Peggy McMartin Buckey, 74, was found unconcious at her California home and prounced dead on December 15, 2000. McMartin should have lived the last years of her life peacefully but instead was one of the victims in a witch hunt that claimed too many lives.
Buckey helped her family operate the McMartin Pre-School in Manhattan Beach, California. In 1983 children who had attended the McMartin Pre-School began telling fantastic tales of ritual sexual abuse directed at them, much of which allegedly took place in secret tunnels beneath the pre-school. Ultimately 349 of 384 students at the pre-school told investigators that they had been sexually assaulted at the pre-school. The fact that there simply no secret tunnels and that the claims of the children proved false in many details did not deter prosecutors from charging McMartin Buckey and others with sexually assaulting children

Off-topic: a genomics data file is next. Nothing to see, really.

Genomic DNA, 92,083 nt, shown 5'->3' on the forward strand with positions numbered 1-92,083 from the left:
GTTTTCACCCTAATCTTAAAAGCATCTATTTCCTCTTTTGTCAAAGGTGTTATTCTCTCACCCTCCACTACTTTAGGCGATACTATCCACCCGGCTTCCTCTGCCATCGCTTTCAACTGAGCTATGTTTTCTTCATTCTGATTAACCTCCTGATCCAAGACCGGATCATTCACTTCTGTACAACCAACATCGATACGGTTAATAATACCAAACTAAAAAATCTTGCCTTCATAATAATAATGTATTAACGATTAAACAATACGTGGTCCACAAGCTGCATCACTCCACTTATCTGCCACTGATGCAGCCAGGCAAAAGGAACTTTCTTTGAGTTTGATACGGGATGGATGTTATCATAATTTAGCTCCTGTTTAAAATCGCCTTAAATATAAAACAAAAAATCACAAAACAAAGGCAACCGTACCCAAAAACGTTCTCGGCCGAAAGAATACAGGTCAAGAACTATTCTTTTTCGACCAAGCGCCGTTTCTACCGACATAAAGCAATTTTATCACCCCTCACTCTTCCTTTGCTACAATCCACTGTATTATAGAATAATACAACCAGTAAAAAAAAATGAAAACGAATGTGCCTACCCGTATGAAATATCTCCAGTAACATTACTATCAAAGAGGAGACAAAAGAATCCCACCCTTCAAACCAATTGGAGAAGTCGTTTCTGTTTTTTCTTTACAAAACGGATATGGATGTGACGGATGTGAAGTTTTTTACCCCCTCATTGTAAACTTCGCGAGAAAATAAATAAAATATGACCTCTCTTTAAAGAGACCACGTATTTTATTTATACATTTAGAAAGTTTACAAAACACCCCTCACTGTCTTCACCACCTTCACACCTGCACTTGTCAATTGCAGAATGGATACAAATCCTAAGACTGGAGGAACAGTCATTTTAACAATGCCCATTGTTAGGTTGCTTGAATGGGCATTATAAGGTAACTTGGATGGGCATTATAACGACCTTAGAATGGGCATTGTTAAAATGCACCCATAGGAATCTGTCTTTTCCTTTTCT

The case helped kick off a nationwide hysteria about Satanic and ritual abuse of children, helped on by a gullible media. McMartin Bukey was charged with sexual assault, but the case against her fell apart after it became clear that the testimony of the children had been improperly shaped and coerced by social workers who acted as latter day agents of the Inquisition. McMartin Buckey was acquitted on all charges, but was shadowed by the destruction of the business she helped run and the stigma attached to those even accused of sexual abuse of children.
Investigator’s relied on the highly specious belief that children always told the truth about such acts and could not be coerced to give false testimony or fail to remember accurately. In a series of experiments, memory expert Elizabeth Loftus demonstreated that it was relatively easy to get young children to falsely believe in events that had never happened.
Unfortunately there are still many people in jail based on testimony gleaned under such coercion or based on psychologists who used false memory techniques on their clients. The hysteria is largely over, but the effects still remain.
McMartin Case’s Legal, Social Legacies Linger. Ted Rohrlich, The Los Angeles times, December 18, 2000.
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